EDDC threatens to complain to Local Government Ombudsman as Blackdown Hills broadband application rejected by Government!

Oh dear, Councillor Diviani fell at the first hurdle on this one! And very interesting that the very first time EDDC threatens to go to LGO, it’s about the Blackdown Hills!

“NEARLY 40 parishes on the Blackdown Hills which came together to call for fast, modern, internet connections are to launch an appeal after it was rejected by the Government.

A bid by a consortium of 39 parishes in the Blackdown Hills Parish Network (BHPN) in Devon and Somerset to bring fast, modern, internet connections to isolated rural communities has been rejected at first assessment and without discussion, by government.

In a letter to Sajid Javid MP and his South West Growth Team, the newly appointed Secretary of State for Communities and Local Government (previously Greg Clark MP), the group said: “This would have brought major benefits to small businesses in the area.”

The consortium argue that rural productivity, isolation and access to services including health care could all be improved by the project in parishes that the government’s own statistics show has some of the worst deprivation in the country for access to housing and services.

The group pointed out that Prime Minister Theresa May was breaking her own promise to create a country that “works for every one of us” saying that broadband has not worked for many in the rural Blackdown Hills for years.

An appeal has now been made directly to Sajid Javid, with the support of local MPs Neil Parish and Rebecca Pow and if the application is not reconsidered, it is planned also to appeal to the Local Government Ombudsman.

East Devon District Council who are the BHPN’s Delivery Partner for the project have described rejection of the bid without due consideration as a disgrace and are also making their views known directly to the Minister.

Heather Stallard, Chair of the Blackdown Hills Parish Network said “If Mrs May means what she says, then we hope that the new Minister for Communities and Local Government will reconsider our outline application.”


Hinkley C: is this what Theresa May is worried about?

“State-sponsored hackers aligned with the Chinese government have been accused of infiltrating the computer networks of the Federal Deposit Insurance Corporation (FDIC), a major banking regulator responsible for safeguarding the bank accounts of US citizens.

According to a damning report compiled by the House Committee on Science, Space and Technology, “advanced persistent threat” (APT) hackers compromised 12 agency work stations and 10 servers in three separate cases in between October 2010 and April 2013.

The hacks, alongside a number of internal security breaches involving past staffers, were never declared to law enforcement or the US Computer Emergency Response Team (US-CERT), the authority that manages cyberattack responses in the US, the probe claims.

What’s worse, evidence from a number of FDIC whistle-blowers indicates the agency actively worked to cover up breaches impacting high-level officials – including the former chairman, chief of staff and general counsel, whose computers were all reportedly targeted. …”


And now Persimmon in trouble for not honouring S106 obligations

Interesting how Plymouth City Council slams an enforcement notice on a developer within a month whereas EDDC asks Wainhomes really, really nicely if the developer could see its way to possibly doing what it was contracted to do in Axminster!

” … the work was scheduled to be completed by Friday August 26, ahead of the new school term, adding: “This will be a huge relief to people living on the estate, especially those with children who have to cross this very busy road every day to get to and from school”.

However, four weeks after the start date and Persimmon Homes had failed to begin any work on the crossing, prompting the threat of legal action by council bosses.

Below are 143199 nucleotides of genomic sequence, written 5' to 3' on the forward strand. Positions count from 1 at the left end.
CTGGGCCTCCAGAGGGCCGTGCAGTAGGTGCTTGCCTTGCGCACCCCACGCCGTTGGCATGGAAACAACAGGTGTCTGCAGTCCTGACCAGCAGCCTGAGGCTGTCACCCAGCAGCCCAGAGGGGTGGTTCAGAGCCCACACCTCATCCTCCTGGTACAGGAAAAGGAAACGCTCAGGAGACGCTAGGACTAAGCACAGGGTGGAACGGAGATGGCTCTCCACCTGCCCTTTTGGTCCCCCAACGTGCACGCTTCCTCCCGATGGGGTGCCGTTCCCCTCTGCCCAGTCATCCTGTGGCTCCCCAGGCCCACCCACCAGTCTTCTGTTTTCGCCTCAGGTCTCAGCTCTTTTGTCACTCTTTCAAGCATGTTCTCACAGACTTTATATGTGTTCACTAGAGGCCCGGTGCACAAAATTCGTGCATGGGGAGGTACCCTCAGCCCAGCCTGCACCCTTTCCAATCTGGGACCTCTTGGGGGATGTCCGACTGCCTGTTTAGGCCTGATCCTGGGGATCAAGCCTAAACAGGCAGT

Earlier this week, as still no work had begun, Plymouth City Council announced it had issued a “breach of condition planning enforcement notice requiring developer Persimmon to install a toucan crossing on Billacombe Road by the start of the new school term.”

The council said it reminded the multi-million pound company of its obligations as per the planning agreement, noting how the first homes began being occupied last year.

However, dismissing the threat Persimmon has now blamed Plymouth City Council for the delay, claiming planners had not sat down with the firm for a meeting. In addition, it accuses the council of turning down a plan to create a new access point to the large development.”


So basically, Persimmon blames the council because it wanted a crossing in a different place – presumably one that didn’t have planning permission and was better for the site rather than the school!

What one council did with a large development site

EDDC and Knowle and local NHS Estates: hang your heads in shame and pay particular attention to the last paragraph.

Housing can be a gloomy beat: most news stories focus on eviction rates, homelessness, rising house prices and rent rates locking people out of stable homes, while council housing is forcibly sold thanks to short-sighted government policies.

Obviously, bad news needs to be reported; often the people most subject to discrimination and homelessness are precisely those people the political class view as voiceless. But amid the doom, small symbols of hope appear in housing.

One such example, in a corner of Haringey, is the St Ann’s redevelopment trust Start: a disparate team of local residents working together to try to work out what housing the local area needs and then deliver it. The St Ann’s hospital site in the borough is being partially sold off – two thirds of it has been earmarked for private development. In itself, that is not unusual. The NHS has a lot of land that’s undeveloped or hasn’t been in use, and with services changing, empty sites often pop up.

Originally the plan was for the site to be sold for private housing development, with only 14% of the homes being classed as “affordable” (itself a loaded term). But Start Haringey had different ideas. It wanted to use the land for a genuinely community-led development and asked locals what they wanted to see in the area. The organisation held consultation events with hundreds of attendees, circulated a survey completed by more than 300 locals, and collaborated with architects, who were asked how the community’s desires could be realised.